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The dark side of financial innovation

Financial innovation often promises to reduce costs and improve products and services, giving access to new customers and markets. But it also has a darker side.

FS Focus June - Alternative view imageAlison Miles of Plymouth University delves into the world of financial innovation, considering the so-called ‘dark side’ and whether we should be worried about Fintech 3.0. She touches on cryptocurrencies, bitcoin, blockchain, P2P lending, crowdfunding, mobile payment systems and the shadow banking sector.

For example, subprime mortgages – the demon of the financial crisis – emerged in the 1990s as an innovation that allowed those who were previously excluded from being able to take out a mortgage to join the ranks of homeowners. The development of credit default swaps, collateralised debt obligations and other derivatives gave rise to new and innovative financial products that were hailed at the time as beneficial, allowing improvement to efficiency by the sharing of risk.

In 2007, Ben Bernanke, then-chairman of the Federal Reserve Board of Governors, called for a light regulatory touch to innovation. “Regulators should resist the temptation to devise ad hoc rules for each new type of financial instrument or institution,” said Bernanke.

Within the banking sector at the time, there was a genuine belief that risk, previously the curse of the sector, could be reduced or even eliminated by financial innovation. History, as is so often the case, took a different view, with the onset of the financial crisis.

But should we be worried by the rise of financial innovation?

A new era?

Fintech 3.0 is a term used to cover cryptocurrencies such as bitcoin, blockchain, as well as peer-to-peer (P2P) lending, crowdfunding and mobile payment systems. Together they have led to a change in how banks and borrowing operates.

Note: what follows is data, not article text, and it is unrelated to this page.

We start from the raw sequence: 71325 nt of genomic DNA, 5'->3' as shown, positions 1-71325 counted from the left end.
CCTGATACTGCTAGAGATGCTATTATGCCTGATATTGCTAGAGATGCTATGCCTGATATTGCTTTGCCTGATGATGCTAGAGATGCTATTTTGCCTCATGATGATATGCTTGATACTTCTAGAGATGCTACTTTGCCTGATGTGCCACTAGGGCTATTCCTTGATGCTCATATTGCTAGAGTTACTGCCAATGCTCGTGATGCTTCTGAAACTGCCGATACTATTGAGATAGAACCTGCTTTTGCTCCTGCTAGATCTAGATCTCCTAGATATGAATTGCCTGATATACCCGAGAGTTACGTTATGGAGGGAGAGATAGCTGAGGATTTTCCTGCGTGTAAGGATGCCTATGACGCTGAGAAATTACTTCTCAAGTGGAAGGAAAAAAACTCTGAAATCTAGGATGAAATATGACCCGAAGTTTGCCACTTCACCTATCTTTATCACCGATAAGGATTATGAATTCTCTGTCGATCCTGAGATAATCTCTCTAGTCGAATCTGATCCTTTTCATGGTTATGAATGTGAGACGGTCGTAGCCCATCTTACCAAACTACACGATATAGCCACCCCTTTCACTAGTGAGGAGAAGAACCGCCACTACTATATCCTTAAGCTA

The growth in Fintech 3.0 began with the unintended consequences of the Basel III regulations. This led to a squeeze on the availability of capital for small- and medium-sized companies that turned to new P2P lending platforms for credit. The growth of P2P lending came from society’s change in attitude towards more of a sharing economy. These same attitudes led to the growth of market disruptors such as Airbnb.

At the same time, the market for residential mortgages moved from traditional banks to non-depository institutions. These lenders, such as Quicken Loans, process online mortgage applications using big data to screen borrowers, rather than traditional loan officers, which makes them faster and cheaper. They work almost entirely through securitised loans rather than holding the loans on their balance sheets. In a notable recasting of roles, Fannie Mae and Freddie Mac in the US now play a dominant role in guaranteeing the shadow banking sector loans.

The rise of this innovation is not lost on the traditional banks, with research from IBM predicting that 66% of banks will have commercial blockchain by 2020. 

Bank of America, Citigroup, Morgan Stanley, Deutsche Bank and Barclays have already started down this path and Goldman Sachs has more programmers and tech engineers than Facebook, according to Business Insider.

Fintech 3.0 gives life to the shadow banking sector, which the Financial Stability Board estimated was around $45trn in 2016. The sector is self-governing and outside current regulations. This is worrying to regulators and policymakers alike as they move to get tough on some products. The Basel Committee’s March 2019 statement on crypto-assets saw it being as clear as can be that it is nervous and concerned.

Board identity

The question is: how can we avoid failures in financial institutions embracing financial innovation? After all, the FICC Markets Standards Board analysis of 225 years of misconduct in financial markets showed the same poor behaviours repeated and simply adapted to new products, geographies or with new technologies.

One answer is to consider the leadership styles and characteristics of the boards. In the July/August 2018 issue of FS Focus, we explored this very topic. It found that those who show a vision, are good at public speaking and show absolute confidence in their position – coupled with more ‘transactional’ characteristics of a concern for the numbers and processes – were good at treading the line between managing the risks and embracing the opportunities of financial innovation to be successful.

As long as there are regulations, there will be new financial innovations. It’s a case of making sure firms are in the right hands to weather the next financial storm.

About the author

Alison Miles is module leader, corporate governance and international business at Plymouth University